A prototype PET scanner with DOI-encoding detectors

Yongfeng Yang, Yibao Wu, Jinyi Qi, Sara St. James, Huini Du, Purushottam A. Dokhale, Kanai S. Shah, Richard Farrell, Simon R Cherry

Research output: Contribution to journalArticlepeer-review

81 Scopus citations

Abstract

Detectors with depth-encoding allow a PET scanner to simultaneously achieve high sensitivity and high spatial resolution. Methods: A prototype PET scanner, consisting of depth-encoding detectors constructed by dual-ended readout of lutetium oxyorthosilicate (LSO) arrays with 2 position-sensitive avalanche photodiodes (PSAPDs), was developed. The scanner comprised 2 detector plates, each with 4 detector modules, and the LSO arrays consisted of 7 x 7 elements, with a crystal size of 0.9225 x 0.9225 x 20 mm and a pitch of 1.0 mm. The active area of the PSAPDs was 8 x 8 mm. The performance of individual detector modules was characterized. A line-source phantom and a hot-rod phantom were imaged on the prototype scanner in 2 different scanner configurations. The images were reconstructed using 20, 10, 5, 2, and 1 depth-of-interaction (DOI) bins to demonstrate the effects of DOI resolution on reconstructed image resolution and visual image quality. Results: The flood histograms measured from the sum of both PSAPD signals were only weakly depth-dependent, and excellent crystal identification was obtained at all depths. The flood histograms improved as the detector temperature decreased. DOI resolution and energy resolution improved significantly as the temperature decreased from 20°C to 10°C but improved only slightly with a subsequent temperature decrease to 0°C. A full width at half maximum (FWHM) DOI resolution of 2mmand an FWHM energy resolution of 15% were obtained at a temperature of 10°C. Phantom studies showed that DOI measurements significantly improved the reconstructed image resolution. In the first scanner configuration (parallel detector planes), the image resolution at the center of the field of view was 0.9-mm FWHM with 20 DOI bins and 1.6-mm FWHM with 1 DOI bin. In the second scanner configuration (detector planes at a 40° angle), the image resolution at the center of the field of view was 1.0-mm FWHM with 20 DOI bins and was not measurable when using only 1 bin. Conclusion: PET scanners based on this detector design offer the prospect of high and uniform spatial resolution (crystal size, ∼1 mm; DOI resolution, ∼2 mm), high sensitivity (20-mm-thick detectors), and compact size (DOI encoding permits detectors to be tightly packed around the subject and minimizes number of detectors needed).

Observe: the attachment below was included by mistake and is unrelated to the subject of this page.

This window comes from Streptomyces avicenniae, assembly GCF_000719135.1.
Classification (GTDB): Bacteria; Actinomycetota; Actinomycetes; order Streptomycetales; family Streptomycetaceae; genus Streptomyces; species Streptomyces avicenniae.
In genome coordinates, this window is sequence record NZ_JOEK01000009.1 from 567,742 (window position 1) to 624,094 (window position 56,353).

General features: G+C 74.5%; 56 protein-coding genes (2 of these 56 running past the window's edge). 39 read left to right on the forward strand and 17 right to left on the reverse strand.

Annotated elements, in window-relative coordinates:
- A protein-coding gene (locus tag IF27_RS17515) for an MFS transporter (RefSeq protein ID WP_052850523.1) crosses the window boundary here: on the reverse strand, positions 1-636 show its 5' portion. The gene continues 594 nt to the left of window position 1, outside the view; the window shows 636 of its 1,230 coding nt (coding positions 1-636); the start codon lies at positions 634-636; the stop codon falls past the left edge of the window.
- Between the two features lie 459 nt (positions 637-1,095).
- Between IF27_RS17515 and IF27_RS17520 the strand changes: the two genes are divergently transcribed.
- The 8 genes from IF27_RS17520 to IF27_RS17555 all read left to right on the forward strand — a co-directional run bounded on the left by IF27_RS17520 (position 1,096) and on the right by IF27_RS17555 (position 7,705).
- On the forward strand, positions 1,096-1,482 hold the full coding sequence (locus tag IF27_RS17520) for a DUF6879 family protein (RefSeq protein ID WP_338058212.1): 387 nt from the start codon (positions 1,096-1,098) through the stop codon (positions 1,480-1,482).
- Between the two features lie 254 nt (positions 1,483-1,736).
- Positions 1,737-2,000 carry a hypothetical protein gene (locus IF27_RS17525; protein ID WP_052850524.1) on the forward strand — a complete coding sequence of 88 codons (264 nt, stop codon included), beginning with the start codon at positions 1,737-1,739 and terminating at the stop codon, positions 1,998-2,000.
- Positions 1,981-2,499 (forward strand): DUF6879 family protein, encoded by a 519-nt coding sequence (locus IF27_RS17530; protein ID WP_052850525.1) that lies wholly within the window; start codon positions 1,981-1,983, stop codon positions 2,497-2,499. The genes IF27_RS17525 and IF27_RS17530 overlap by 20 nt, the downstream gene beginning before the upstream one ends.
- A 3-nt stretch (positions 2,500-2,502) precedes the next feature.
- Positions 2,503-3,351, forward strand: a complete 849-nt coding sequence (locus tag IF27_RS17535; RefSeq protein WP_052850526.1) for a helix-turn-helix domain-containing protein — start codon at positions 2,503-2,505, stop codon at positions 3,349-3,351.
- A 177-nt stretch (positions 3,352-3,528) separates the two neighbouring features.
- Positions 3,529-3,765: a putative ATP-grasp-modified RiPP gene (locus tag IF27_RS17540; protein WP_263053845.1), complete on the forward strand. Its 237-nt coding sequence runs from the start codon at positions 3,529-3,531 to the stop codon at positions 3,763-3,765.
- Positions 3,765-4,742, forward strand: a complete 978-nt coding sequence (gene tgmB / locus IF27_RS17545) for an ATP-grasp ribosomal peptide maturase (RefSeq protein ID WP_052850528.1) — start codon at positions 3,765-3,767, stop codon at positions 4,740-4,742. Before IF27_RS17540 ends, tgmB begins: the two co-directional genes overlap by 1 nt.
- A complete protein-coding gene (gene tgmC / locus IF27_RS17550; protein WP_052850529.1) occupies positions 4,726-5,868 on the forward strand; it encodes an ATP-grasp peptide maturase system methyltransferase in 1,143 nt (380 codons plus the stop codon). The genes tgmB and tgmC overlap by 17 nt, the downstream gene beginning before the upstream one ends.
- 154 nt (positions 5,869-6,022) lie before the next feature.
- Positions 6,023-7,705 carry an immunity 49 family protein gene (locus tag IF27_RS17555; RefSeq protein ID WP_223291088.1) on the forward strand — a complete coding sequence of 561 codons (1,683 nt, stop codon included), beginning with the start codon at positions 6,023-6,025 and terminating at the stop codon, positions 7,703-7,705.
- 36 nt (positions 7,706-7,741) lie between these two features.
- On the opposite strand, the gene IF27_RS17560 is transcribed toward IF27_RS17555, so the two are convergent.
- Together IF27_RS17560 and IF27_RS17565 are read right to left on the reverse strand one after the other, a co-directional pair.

Original languageEnglish (US)
Pages (from-to)1132-1140
Number of pages9
JournalJournal of Nuclear Medicine
Volume49
Issue number7
DOIs
StatePublished - Jul 1 2008

Keywords

  • Depth of interaction
  • Instrumentation
  • Position-sensitive avalanche photodiode
  • Small-animal PET

ASJC Scopus subject areas

  • Radiological and Ultrasound Technology

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